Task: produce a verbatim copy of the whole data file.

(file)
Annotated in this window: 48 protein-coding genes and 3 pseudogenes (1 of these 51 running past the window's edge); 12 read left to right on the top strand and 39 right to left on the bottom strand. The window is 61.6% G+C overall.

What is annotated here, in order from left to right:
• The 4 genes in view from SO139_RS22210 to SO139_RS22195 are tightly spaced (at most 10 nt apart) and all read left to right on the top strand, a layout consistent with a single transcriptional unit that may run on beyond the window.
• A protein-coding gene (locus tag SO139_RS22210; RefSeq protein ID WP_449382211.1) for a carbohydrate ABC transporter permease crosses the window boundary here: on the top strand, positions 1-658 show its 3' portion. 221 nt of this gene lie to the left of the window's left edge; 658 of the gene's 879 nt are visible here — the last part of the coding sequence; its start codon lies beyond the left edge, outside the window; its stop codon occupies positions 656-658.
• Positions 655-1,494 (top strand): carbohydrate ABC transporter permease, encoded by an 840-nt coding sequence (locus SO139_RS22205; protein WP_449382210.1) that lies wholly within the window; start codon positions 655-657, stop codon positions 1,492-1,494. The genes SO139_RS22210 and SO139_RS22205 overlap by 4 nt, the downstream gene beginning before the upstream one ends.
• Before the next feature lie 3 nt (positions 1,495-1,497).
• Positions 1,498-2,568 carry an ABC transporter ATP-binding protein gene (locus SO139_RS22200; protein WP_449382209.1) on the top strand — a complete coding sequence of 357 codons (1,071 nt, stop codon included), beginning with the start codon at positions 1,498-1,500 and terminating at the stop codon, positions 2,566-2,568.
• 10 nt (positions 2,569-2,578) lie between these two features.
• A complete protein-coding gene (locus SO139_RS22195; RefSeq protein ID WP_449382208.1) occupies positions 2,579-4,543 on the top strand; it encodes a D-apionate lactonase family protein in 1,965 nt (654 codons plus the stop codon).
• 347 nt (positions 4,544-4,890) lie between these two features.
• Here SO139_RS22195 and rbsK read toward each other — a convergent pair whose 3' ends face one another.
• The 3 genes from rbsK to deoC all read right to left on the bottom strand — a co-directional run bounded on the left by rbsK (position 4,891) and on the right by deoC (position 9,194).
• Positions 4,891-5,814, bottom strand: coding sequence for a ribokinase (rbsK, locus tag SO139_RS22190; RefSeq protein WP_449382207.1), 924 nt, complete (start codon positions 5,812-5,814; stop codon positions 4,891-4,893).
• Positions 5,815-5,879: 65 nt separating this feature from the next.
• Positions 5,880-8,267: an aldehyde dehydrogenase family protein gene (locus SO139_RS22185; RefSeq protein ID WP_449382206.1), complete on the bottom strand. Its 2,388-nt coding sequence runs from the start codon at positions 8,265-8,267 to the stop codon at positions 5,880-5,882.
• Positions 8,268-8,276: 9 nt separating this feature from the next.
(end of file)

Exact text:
Annotated in this window: 48 protein-coding genes and 3 pseudogenes (1 of these 51 running past the window's edge); 12 read left to right on the top strand and 39 right to left on the bottom strand. The window is 61.6% G+C overall.

What is annotated here, in order from left to right:
• The 4 genes in view from SO139_RS22210 to SO139_RS22195 are tightly spaced (at most 10 nt apart) and all read left to right on the top strand, a layout consistent with a single transcriptional unit that may run on beyond the window.
• A protein-coding gene (locus tag SO139_RS22210; RefSeq protein ID WP_449382211.1) for a carbohydrate ABC transporter permease crosses the window boundary here: on the top strand, positions 1-658 show its 3' portion. 221 nt of this gene lie to the left of the window's left edge; 658 of the gene's 879 nt are visible here — the last part of the coding sequence; its start codon lies beyond the left edge, outside the window; its stop codon occupies positions 656-658.
• Positions 655-1,494 (top strand): carbohydrate ABC transporter permease, encoded by an 840-nt coding sequence (locus SO139_RS22205; protein WP_449382210.1) that lies wholly within the window; start codon positions 655-657, stop codon positions 1,492-1,494. The genes SO139_RS22210 and SO139_RS22205 overlap by 4 nt, the downstream gene beginning before the upstream one ends.
• Before the next feature lie 3 nt (positions 1,495-1,497).
• Positions 1,498-2,568 carry an ABC transporter ATP-binding protein gene (locus SO139_RS22200; protein WP_449382209.1) on the top strand — a complete coding sequence of 357 codons (1,071 nt, stop codon included), beginning with the start codon at positions 1,498-1,500 and terminating at the stop codon, positions 2,566-2,568.
• 10 nt (positions 2,569-2,578) lie between these two features.
• A complete protein-coding gene (locus SO139_RS22195; RefSeq protein ID WP_449382208.1) occupies positions 2,579-4,543 on the top strand; it encodes a D-apionate lactonase family protein in 1,965 nt (654 codons plus the stop codon).
• 347 nt (positions 4,544-4,890) lie between these two features.
• Here SO139_RS22195 and rbsK read toward each other — a convergent pair whose 3' ends face one another.
• The 3 genes from rbsK to deoC all read right to left on the bottom strand — a co-directional run bounded on the left by rbsK (position 4,891) and on the right by deoC (position 9,194).
• Positions 4,891-5,814, bottom strand: coding sequence for a ribokinase (rbsK, locus tag SO139_RS22190; RefSeq protein WP_449382207.1), 924 nt, complete (start codon positions 5,812-5,814; stop codon positions 4,891-4,893).
• Positions 5,815-5,879: 65 nt separating this feature from the next.
• Positions 5,880-8,267: an aldehyde dehydrogenase family protein gene (locus SO139_RS22185; RefSeq protein ID WP_449382206.1), complete on the bottom strand. Its 2,388-nt coding sequence runs from the start codon at positions 8,265-8,267 to the stop codon at positions 5,880-5,882.
• Positions 8,268-8,276: 9 nt separating this feature from the next.